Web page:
A Song for Lya (1974) by George R. R. Martin

A deeply haunting novella. I imagine people’s reactions to this story depend heavily upon their own life circumstances, and what characters they relate to more, but I found the story painfully realistic, disquieting, unsettling, and tragic.

Martin’s first novel, “Dying of the Light”, shares many of the same concerns as “A Song for Lya”, but the latter is the stronger story, all the more impressive for its relative brevity. Speaking of Martin’s other works, there are very clear connections to “A Song of Ice and Fire” here. Not just the names (the protagonist couple are Robb and the titular Lyanna), but the worldbuilding and concepts as well. The Children of the Forest recall the Skheen, and the greenseer weirwood network (especially as presented in “A Dance with Dragons”) recalls the Greeshk and their parasitic hivemind.Both Lyannas also have impulsivity and a romantic nature in common.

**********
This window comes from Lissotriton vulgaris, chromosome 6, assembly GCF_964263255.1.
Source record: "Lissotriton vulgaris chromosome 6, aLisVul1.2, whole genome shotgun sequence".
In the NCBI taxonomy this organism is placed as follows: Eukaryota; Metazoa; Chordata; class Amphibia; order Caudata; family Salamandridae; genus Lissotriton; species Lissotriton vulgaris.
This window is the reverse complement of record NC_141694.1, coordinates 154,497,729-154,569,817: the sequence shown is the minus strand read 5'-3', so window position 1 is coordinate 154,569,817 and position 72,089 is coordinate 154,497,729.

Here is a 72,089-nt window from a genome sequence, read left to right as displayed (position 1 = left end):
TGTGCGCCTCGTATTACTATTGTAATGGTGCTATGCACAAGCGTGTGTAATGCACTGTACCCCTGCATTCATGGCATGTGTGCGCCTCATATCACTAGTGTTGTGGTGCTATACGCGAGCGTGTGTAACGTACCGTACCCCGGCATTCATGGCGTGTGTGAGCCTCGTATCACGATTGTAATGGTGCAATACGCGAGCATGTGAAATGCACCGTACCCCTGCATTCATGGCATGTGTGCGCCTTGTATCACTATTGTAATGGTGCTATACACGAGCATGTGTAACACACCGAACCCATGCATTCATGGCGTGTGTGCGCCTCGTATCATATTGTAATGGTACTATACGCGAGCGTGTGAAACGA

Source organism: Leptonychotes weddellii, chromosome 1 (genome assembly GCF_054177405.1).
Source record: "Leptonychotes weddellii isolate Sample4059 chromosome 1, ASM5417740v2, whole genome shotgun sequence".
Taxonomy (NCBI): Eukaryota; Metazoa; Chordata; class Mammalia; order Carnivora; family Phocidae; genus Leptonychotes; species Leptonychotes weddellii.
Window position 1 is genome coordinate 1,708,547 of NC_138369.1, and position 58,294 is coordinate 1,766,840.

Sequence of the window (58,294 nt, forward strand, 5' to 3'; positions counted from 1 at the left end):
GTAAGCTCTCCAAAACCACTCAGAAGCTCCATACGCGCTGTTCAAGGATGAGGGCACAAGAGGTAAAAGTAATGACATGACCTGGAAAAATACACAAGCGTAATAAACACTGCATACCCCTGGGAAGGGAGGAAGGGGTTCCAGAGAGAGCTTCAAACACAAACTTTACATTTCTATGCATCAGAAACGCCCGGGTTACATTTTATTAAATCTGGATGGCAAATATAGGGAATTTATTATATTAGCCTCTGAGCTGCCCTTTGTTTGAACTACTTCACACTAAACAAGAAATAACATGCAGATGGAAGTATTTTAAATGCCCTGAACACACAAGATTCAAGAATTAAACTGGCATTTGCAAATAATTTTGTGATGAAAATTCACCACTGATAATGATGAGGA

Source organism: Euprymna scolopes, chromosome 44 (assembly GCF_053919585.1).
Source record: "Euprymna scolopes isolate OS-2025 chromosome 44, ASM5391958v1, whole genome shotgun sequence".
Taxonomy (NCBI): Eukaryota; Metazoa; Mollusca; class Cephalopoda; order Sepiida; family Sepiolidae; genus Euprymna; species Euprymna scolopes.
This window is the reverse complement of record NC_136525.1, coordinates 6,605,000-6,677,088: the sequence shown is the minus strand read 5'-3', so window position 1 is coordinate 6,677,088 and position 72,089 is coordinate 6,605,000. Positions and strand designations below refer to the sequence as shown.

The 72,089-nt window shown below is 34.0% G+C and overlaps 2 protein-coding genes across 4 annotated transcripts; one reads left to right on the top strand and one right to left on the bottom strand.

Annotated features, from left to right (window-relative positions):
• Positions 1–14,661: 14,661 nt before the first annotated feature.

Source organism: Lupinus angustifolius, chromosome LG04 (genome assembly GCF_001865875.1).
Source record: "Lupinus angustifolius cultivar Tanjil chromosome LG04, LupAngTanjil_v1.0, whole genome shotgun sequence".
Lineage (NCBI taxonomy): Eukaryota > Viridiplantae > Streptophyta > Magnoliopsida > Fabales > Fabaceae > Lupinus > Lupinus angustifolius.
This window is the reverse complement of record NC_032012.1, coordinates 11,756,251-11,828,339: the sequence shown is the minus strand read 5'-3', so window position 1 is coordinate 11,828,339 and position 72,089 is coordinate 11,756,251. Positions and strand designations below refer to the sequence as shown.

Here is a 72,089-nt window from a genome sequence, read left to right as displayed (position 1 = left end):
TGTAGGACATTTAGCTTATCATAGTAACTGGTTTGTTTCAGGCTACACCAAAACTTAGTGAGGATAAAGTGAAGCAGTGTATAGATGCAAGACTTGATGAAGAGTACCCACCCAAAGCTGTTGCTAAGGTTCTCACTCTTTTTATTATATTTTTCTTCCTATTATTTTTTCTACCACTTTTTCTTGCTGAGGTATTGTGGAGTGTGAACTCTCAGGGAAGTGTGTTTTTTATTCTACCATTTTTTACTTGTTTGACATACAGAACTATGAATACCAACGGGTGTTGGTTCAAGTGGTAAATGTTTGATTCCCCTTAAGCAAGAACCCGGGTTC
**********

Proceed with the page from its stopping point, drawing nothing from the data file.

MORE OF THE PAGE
Martin speaks to deeply relatable human themes here – love, what it means to love a person, what it means to be alone or otherwise, ambition to progress vs contentedness in stagnation. His skills in characterisation and speaking to human nature transcend genre.

I give this novella four distant stars, and an empty universe.

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